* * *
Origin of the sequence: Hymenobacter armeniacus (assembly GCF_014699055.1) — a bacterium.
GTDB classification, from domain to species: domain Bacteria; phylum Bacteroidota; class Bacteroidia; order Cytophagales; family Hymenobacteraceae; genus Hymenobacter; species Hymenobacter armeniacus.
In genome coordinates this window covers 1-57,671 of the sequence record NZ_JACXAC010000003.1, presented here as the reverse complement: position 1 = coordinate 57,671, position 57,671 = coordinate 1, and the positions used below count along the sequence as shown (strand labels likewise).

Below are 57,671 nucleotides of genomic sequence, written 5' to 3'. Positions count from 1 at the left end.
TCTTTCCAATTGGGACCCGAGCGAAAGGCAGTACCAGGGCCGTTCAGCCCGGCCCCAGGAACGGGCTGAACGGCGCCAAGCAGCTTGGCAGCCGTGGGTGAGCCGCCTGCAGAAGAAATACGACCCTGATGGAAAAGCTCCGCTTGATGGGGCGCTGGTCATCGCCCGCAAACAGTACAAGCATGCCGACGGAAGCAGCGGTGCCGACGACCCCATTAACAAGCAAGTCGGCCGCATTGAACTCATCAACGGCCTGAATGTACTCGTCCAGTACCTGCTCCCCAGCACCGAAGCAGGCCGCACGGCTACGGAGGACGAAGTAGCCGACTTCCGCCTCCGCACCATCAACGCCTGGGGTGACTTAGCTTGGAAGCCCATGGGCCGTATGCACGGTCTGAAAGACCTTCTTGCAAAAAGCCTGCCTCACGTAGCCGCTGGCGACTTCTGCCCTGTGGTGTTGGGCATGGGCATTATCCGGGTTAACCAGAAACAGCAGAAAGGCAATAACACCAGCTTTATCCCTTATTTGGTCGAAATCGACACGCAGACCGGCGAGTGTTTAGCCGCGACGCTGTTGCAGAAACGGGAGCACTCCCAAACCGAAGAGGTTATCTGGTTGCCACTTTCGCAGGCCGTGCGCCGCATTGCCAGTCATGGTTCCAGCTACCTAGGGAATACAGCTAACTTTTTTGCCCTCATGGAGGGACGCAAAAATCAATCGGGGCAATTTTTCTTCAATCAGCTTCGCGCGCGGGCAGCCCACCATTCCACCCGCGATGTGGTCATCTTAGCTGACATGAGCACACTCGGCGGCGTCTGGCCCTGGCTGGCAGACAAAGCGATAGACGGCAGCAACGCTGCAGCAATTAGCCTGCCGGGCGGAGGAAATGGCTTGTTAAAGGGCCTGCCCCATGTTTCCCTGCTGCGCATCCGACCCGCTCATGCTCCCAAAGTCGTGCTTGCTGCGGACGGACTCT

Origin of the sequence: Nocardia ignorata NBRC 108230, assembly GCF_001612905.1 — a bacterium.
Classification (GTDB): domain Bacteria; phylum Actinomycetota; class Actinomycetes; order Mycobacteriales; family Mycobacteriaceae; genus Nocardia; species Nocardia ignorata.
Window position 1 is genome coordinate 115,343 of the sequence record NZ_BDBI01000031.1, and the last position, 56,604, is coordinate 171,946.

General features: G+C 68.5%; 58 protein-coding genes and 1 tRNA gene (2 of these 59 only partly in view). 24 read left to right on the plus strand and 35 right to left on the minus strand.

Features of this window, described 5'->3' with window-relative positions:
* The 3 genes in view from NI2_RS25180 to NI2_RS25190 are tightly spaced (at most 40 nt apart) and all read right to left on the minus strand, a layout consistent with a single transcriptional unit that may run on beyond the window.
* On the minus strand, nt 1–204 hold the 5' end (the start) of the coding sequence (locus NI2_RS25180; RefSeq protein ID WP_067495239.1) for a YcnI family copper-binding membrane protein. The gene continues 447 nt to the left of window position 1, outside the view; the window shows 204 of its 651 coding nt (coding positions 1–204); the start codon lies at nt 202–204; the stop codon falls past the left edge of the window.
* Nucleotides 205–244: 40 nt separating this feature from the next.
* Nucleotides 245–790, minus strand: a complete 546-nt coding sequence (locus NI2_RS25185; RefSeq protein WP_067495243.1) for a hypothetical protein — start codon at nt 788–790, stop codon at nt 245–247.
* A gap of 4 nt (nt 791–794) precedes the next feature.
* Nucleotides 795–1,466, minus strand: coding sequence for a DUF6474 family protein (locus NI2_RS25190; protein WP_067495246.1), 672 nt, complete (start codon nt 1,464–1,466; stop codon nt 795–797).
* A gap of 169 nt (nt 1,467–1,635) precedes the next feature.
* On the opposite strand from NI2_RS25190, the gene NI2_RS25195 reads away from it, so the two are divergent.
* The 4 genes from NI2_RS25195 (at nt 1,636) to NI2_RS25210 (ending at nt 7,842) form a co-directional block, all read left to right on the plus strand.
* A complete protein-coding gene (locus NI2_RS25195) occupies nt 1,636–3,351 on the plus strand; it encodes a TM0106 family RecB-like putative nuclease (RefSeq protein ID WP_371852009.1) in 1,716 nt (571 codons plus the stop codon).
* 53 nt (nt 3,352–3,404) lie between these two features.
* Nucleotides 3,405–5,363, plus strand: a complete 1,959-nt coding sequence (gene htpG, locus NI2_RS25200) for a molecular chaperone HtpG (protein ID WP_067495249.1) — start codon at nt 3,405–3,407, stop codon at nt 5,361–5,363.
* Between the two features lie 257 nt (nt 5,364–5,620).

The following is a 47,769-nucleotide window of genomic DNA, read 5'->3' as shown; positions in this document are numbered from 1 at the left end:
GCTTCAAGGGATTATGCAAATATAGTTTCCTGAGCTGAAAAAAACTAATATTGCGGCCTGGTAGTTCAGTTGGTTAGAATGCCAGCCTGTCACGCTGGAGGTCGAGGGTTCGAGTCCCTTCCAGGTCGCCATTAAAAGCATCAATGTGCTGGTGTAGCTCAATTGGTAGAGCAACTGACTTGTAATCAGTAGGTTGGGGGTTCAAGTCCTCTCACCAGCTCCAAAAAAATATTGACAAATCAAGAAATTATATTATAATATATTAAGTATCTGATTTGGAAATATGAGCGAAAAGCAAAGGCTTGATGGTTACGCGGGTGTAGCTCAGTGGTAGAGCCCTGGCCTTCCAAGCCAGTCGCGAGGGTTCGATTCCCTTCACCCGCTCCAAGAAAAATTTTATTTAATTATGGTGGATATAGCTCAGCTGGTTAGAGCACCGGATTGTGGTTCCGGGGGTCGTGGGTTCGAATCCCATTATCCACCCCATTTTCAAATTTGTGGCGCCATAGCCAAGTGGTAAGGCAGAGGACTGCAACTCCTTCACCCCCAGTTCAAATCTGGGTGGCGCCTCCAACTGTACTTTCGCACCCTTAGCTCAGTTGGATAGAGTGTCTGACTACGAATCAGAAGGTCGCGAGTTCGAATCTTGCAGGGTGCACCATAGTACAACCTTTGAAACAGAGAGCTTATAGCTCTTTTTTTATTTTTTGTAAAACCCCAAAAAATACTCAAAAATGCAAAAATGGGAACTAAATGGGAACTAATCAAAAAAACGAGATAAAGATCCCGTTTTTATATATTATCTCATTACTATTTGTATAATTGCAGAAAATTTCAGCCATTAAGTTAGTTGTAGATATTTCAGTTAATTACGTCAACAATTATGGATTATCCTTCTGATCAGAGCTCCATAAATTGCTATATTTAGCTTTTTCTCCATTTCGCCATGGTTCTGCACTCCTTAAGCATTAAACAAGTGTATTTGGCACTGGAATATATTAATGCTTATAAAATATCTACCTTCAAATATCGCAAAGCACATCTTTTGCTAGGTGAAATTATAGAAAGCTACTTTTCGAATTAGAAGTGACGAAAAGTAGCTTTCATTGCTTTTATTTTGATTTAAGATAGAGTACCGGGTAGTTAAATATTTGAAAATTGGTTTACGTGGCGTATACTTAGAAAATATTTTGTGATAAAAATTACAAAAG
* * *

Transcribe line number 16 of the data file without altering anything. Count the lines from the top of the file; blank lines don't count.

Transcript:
* Nucleotides 795–1,466, minus strand: coding sequence for a DUF6474 family protein (locus NI2_RS25190; protein WP_067495246.1), 672 nt, complete (start codon nt 1,464–1,466; stop codon nt 795–797).